// how much assets is already in the contract
// if the asset is not accepted by the contract, this function will return an error
let total_asset = self.total_asset(asset_address)?;
// transfer the assets from user to the contract|
PSP22Ref::transfer_from_builder(&asset_address, lender, contract, amount, Vec::<u8>::new())
// if no assets were deposited yet we will mint the same amount of shares as deposited `amount`
let new_shares = if total_asset == 0 {
} else {
// else we calculate how much shares will belong us after depositing the `amount`
(amount * self.total_shares(asset_address)?) / total_asset
let reserve_asset = get_reserve_asset(self, &asset_address)?;
// mint the shares token to the user
SharesRef::mint(&reserve_asset, lender, new_shares)?;

Borrowing assets

The borrow_assets(asset_address, collateral_address, amount) function will serve for the users to borrow assets from the smart contract. asset_address is the account id of the asset we want to borrow, collateral_address is the account id of asset which the user wants to use as collateral, and amount is the amount of collateral deposited. Our contract will calculate the value of the deposited collateral and will give the borrower 70% of the collateral value. For pricing, we would use an oracle, but in this example, we will use our 'simulated oracle' - we will just store the price info in our contract and the admin will be able to change it. The liquidation price of the loan will be calculated at 75% of the collateral value. First of all the contract must not be paused, for which we use modifier when_not_paused. After that, for the borrowing to succeed, the collateral_address must be accepted by the contract, the contract needs to have enough allowance to spend the borrower's collateral token, borrower's collateral balance must be equal to or greater than amount and finally, the asset_address must be accepted for borrowing in the smart contract. After we calculate the liquidation price and borrow amount, we ensure the contract has enough assets to provide for the borrower, and we also want the liquidation price of the collateral to be higher than the borrowed amount. Since we are dealing with integers, entering a very low amount (below 10) of collateral may result in the liquidation price being the same as the borrowed amount, which could be exploited. We can surely handle it in many different ways, but again, it is not the purpose of this example so we will deal with it this way. When everything is alright, we will transfer the collateral to the contract, mint an NFT, which stores the information about the loan, to the borrower, then transfer the asset to the borrower, and finally, mint the reserve token. We will mint the same amount that we lent, and we will burn it after the loan is repaid or liquidated. This reserve token will be used to track the amount of the asset which is currently borrowed.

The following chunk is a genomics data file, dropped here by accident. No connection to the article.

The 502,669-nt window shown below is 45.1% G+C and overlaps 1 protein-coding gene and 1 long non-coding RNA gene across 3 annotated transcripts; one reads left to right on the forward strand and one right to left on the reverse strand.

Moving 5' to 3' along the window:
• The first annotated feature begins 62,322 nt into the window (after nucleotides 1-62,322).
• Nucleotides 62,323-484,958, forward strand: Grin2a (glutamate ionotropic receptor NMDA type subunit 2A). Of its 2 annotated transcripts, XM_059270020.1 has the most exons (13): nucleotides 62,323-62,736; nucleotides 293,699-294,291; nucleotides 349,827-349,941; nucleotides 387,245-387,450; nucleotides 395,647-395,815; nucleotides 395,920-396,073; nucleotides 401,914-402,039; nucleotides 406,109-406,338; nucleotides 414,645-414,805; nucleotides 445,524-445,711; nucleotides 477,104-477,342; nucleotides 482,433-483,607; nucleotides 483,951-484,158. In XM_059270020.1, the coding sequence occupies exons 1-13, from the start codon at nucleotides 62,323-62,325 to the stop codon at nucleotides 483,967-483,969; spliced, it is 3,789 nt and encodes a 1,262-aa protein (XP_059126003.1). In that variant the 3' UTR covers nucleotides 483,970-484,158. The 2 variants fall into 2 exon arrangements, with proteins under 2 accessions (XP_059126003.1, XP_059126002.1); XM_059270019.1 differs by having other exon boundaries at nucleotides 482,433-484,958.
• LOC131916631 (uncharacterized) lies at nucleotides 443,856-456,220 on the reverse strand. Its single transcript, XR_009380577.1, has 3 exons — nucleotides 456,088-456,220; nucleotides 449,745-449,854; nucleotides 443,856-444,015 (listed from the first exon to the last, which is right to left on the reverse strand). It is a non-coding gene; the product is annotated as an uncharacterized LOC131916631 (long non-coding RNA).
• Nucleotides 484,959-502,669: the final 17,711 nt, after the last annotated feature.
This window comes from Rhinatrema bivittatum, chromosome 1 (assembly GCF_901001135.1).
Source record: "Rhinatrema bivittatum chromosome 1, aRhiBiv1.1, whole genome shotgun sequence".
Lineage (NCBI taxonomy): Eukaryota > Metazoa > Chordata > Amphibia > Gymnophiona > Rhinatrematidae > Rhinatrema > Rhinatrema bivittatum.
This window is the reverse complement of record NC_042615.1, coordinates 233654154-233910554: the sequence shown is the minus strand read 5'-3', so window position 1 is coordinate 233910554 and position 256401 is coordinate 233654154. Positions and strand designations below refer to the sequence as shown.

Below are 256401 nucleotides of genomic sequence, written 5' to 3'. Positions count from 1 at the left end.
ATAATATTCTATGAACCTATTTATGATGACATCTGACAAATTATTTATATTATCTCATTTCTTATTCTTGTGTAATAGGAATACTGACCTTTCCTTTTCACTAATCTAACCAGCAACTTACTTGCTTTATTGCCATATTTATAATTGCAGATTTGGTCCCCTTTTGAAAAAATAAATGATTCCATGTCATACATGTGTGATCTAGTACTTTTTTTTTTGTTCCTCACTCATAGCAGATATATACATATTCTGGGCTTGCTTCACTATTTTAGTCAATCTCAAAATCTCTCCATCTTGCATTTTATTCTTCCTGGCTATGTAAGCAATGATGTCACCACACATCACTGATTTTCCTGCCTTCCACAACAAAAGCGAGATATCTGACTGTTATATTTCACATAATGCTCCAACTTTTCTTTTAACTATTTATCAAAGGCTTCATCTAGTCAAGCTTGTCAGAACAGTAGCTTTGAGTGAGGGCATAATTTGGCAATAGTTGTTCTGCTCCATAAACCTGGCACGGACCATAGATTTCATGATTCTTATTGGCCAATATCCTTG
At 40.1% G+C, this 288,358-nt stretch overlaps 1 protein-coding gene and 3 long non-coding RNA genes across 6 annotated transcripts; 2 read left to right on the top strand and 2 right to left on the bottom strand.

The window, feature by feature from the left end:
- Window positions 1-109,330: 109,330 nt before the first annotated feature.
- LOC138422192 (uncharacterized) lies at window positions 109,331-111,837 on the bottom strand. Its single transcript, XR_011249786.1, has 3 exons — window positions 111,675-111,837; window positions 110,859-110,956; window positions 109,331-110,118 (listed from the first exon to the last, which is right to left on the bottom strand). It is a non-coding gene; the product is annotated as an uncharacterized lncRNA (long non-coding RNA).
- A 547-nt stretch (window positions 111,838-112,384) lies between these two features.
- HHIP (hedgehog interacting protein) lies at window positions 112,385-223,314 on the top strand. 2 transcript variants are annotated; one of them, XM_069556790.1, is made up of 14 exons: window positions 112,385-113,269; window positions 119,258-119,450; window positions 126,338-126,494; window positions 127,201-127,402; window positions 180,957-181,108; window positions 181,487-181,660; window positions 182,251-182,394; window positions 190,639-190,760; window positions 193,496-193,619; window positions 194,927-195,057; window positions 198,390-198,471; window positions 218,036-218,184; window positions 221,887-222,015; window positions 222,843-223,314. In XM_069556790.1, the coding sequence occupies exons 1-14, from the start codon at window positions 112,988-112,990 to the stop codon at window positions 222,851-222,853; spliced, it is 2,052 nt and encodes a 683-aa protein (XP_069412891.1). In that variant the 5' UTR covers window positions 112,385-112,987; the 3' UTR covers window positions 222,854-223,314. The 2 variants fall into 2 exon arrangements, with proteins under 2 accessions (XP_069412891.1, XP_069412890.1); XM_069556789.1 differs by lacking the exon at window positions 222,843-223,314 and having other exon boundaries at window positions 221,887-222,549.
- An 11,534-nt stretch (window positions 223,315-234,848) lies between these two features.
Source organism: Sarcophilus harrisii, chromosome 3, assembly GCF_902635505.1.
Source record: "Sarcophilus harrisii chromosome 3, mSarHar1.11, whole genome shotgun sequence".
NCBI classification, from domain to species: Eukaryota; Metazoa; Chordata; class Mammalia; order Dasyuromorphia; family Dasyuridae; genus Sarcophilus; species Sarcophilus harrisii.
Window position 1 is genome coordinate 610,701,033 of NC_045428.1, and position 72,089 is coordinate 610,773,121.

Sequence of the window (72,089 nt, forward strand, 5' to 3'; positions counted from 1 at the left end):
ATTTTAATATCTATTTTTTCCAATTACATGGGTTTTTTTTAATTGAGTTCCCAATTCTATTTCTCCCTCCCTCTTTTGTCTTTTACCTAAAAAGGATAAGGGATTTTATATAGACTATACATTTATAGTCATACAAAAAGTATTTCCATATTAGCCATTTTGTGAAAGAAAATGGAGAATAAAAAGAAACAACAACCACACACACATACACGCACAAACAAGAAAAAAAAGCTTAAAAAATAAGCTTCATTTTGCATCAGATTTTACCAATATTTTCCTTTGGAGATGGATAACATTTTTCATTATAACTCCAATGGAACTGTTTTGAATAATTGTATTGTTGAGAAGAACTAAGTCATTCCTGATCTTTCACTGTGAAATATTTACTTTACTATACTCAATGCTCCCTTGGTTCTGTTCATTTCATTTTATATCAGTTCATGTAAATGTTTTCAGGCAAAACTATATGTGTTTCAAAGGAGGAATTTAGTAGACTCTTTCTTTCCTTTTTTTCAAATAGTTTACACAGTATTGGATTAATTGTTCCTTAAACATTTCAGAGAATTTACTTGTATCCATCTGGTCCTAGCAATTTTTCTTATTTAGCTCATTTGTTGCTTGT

fn borrow_assets(
&mut self,
asset_address: AccountId,
collateral_address: AccountId,
amount: Balance,
) -> Result<(), LendingError> {
// we will be using these often so we store them in variables
let borrower = Self::env().caller();
let contract = Self::env().account_id();
// ensure this asset is accepted as collateral
if !self.is_accepted_collateral(collateral_address) {
return Err(LendingError::AssetNotSupported)
// ensure the user gave allowance to the contract
if PSP22Ref::allowance(&collateral_address, borrower, contract) < amount {
return Err(LendingError::InsufficientAllowanceForCollateral)
// ensure the user has enough collateral assets
if PSP22Ref::balance_of(&collateral_address, borrower) < amount {
return Err(LendingError::InsufficientCollateralBalance)
let reserve_asset = get_reserve_asset(self, &asset_address)?;

// we will find out the price of deposited collateral
let price = get_asset_price(self, &amount, &collateral_address, &asset_address);
// we will set the liquidation price to be 75% of current price
let liquidation_price = (price * 75) / 100;
// borrow amount is 70% of collateral
let borrow_amount = (price * 70) / 100;
// ensure the liquidation price is greater than borrowed amount to avoid misuses
if borrow_amount >= liquidation_price {
return Err(LendingError::AmountNotSupported)
// ensure we have enough assets in the contract
if PSP22Ref::balance_of(&asset_address, contract) < borrow_amount {
return Err(LendingError::InsufficientBalanceInContract)
// we will transfer the collateral to the contract
PSP22Ref::transfer_from_builder(&collateral_address, borrower, contract, amount, Vec::<u8>::new())
// create loan info
let loan_info = LoanInfo {
collateral_token: collateral_address,
collateral_amount: amount,
borrow_token: asset_address,
timestamp: Self::env().block_timestamp(),
liquidated: false,

let load_account =<data::Data>().loan_account;
LoanRef::create_loan(&load_account, loan_info)?;
// transfer assets to borrower
PSP22Ref::transfer(&asset_address, borrower, borrow_amount, Vec::<u8>::new())?;
// mint `borrow_amount` of the reserve token
SharesRef::mint(&reserve_asset, contract, borrow_amount)?;